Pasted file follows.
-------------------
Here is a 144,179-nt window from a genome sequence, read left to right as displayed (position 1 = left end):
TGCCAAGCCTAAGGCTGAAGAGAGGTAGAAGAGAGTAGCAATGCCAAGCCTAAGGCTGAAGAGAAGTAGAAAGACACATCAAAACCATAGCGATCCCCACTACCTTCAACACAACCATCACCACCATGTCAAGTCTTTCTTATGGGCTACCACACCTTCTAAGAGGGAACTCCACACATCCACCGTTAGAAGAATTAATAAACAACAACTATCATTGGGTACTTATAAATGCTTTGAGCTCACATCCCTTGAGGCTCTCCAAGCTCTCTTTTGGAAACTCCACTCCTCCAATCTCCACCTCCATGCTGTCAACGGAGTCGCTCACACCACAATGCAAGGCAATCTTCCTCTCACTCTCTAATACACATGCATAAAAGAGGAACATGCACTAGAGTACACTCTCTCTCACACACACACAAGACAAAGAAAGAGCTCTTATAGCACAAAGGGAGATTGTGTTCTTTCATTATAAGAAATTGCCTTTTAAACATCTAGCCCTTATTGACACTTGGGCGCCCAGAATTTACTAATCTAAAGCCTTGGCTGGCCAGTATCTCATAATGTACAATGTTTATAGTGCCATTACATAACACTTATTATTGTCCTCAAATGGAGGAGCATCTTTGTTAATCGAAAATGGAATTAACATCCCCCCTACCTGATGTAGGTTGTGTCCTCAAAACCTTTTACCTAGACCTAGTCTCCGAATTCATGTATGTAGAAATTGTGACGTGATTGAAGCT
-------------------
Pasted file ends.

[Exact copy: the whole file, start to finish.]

Here is a 144,179-nt window from a genome sequence, read left to right as displayed (position 1 = left end):
TGCCAAGCCTAAGGCTGAAGAGAGGTAGAAGAGAGTAGCAATGCCAAGCCTAAGGCTGAAGAGAAGTAGAAAGACACATCAAAACCATAGCGATCCCCACTACCTTCAACACAACCATCACCACCATGTCAAGTCTTTCTTATGGGCTACCACACCTTCTAAGAGGGAACTCCACACATCCACCGTTAGAAGAATTAATAAACAACAACTATCATTGGGTACTTATAAATGCTTTGAGCTCACATCCCTTGAGGCTCTCCAAGCTCTCTTTTGGAAACTCCACTCCTCCAATCTCCACCTCCATGCTGTCAACGGAGTCGCTCACACCACAATGCAAGGCAATCTTCCTCTCACTCTCTAATACACATGCATAAAAGAGGAACATGCACTAGAGTACACTCTCTCTCACACACACACAAGACAAAGAAAGAGCTCTTATAGCACAAAGGGAGATTGTGTTCTTTCATTATAAGAAATTGCCTTTTAAACATCTAGCCCTTATTGACACTTGGGCGCCCAGAATTTACTAATCTAAAGCCTTGGCTGGCCAGTATCTCATAATGTACAATGTTTATAGTGCCATTACATAACACTTATTATTGTCCTCAAATGGAGGAGCATCTTTGTTAATCGAAAATGGAATTAACATCCCCCCTACCTGATGTAGGTTGTGTCCTCAAAACCTTTTACCTAGACCTAGTCTCCGAATTCATGTATGTAGAAATTGTGACGTGATTGAAGCT